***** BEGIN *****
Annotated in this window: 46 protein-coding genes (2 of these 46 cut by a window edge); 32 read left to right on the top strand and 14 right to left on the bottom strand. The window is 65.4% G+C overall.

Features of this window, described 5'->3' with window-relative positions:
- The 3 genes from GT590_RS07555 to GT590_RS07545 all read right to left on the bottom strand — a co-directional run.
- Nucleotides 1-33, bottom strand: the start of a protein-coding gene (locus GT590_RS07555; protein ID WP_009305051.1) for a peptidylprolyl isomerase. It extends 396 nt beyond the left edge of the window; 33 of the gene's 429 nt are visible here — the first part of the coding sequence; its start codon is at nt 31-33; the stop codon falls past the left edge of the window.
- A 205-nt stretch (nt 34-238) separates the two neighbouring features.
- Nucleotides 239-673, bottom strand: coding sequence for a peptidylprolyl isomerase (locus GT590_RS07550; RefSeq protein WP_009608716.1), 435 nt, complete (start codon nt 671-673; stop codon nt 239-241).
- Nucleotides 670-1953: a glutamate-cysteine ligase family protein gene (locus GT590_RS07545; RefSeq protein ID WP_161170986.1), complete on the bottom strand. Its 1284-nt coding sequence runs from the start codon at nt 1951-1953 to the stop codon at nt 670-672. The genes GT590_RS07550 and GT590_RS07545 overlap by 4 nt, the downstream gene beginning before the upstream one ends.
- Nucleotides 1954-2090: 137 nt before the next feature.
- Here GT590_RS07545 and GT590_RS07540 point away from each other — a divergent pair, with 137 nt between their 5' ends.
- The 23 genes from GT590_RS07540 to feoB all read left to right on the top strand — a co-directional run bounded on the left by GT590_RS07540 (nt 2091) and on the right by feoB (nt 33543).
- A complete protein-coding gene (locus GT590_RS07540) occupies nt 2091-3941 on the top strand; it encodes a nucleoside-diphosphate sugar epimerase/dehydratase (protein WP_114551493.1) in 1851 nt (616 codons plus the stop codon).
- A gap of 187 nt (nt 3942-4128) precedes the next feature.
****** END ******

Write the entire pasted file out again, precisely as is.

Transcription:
Annotated in this window: 46 protein-coding genes (2 of these 46 cut by a window edge); 32 read left to right on the top strand and 14 right to left on the bottom strand. The window is 65.4% G+C overall.

Features of this window, described 5'->3' with window-relative positions:
- The 3 genes from GT590_RS07555 to GT590_RS07545 all read right to left on the bottom strand — a co-directional run.
- Nucleotides 1-33, bottom strand: the start of a protein-coding gene (locus GT590_RS07555; protein ID WP_009305051.1) for a peptidylprolyl isomerase. It extends 396 nt beyond the left edge of the window; 33 of the gene's 429 nt are visible here — the first part of the coding sequence; its start codon is at nt 31-33; the stop codon falls past the left edge of the window.
- A 205-nt stretch (nt 34-238) separates the two neighbouring features.
- Nucleotides 239-673, bottom strand: coding sequence for a peptidylprolyl isomerase (locus GT590_RS07550; RefSeq protein WP_009608716.1), 435 nt, complete (start codon nt 671-673; stop codon nt 239-241).
- Nucleotides 670-1953: a glutamate-cysteine ligase family protein gene (locus GT590_RS07545; RefSeq protein ID WP_161170986.1), complete on the bottom strand. Its 1284-nt coding sequence runs from the start codon at nt 1951-1953 to the stop codon at nt 670-672. The genes GT590_RS07550 and GT590_RS07545 overlap by 4 nt, the downstream gene beginning before the upstream one ends.
- Nucleotides 1954-2090: 137 nt before the next feature.
- Here GT590_RS07545 and GT590_RS07540 point away from each other — a divergent pair, with 137 nt between their 5' ends.
- The 23 genes from GT590_RS07540 to feoB all read left to right on the top strand — a co-directional run bounded on the left by GT590_RS07540 (nt 2091) and on the right by feoB (nt 33543).
- A complete protein-coding gene (locus GT590_RS07540) occupies nt 2091-3941 on the top strand; it encodes a nucleoside-diphosphate sugar epimerase/dehydratase (protein WP_114551493.1) in 1851 nt (616 codons plus the stop codon).
- A gap of 187 nt (nt 3942-4128) precedes the next feature.